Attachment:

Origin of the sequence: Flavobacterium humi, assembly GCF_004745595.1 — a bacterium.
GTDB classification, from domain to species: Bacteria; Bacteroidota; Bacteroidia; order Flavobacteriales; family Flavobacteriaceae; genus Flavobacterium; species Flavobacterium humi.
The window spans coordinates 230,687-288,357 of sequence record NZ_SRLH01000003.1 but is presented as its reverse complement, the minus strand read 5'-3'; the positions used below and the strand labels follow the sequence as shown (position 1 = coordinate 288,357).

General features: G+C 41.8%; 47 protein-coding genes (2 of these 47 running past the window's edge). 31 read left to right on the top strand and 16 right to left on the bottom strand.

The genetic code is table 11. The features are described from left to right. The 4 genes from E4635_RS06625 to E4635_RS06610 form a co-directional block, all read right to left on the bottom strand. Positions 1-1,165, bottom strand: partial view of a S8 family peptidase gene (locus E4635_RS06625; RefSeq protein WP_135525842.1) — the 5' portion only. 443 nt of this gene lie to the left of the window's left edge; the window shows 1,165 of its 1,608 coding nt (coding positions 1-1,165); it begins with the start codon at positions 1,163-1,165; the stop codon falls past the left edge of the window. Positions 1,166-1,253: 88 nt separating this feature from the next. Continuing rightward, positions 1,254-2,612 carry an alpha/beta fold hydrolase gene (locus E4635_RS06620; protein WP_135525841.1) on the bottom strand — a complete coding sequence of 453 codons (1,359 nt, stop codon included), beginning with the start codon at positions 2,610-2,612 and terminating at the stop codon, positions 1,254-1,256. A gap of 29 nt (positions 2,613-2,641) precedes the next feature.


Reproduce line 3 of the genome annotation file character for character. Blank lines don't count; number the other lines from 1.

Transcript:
The window spans coordinates 230,687-288,357 of sequence record NZ_SRLH01000003.1 but is presented as its reverse complement, the minus strand read 5'-3'; the positions used below and the strand labels follow the sequence as shown (position 1 = coordinate 288,357).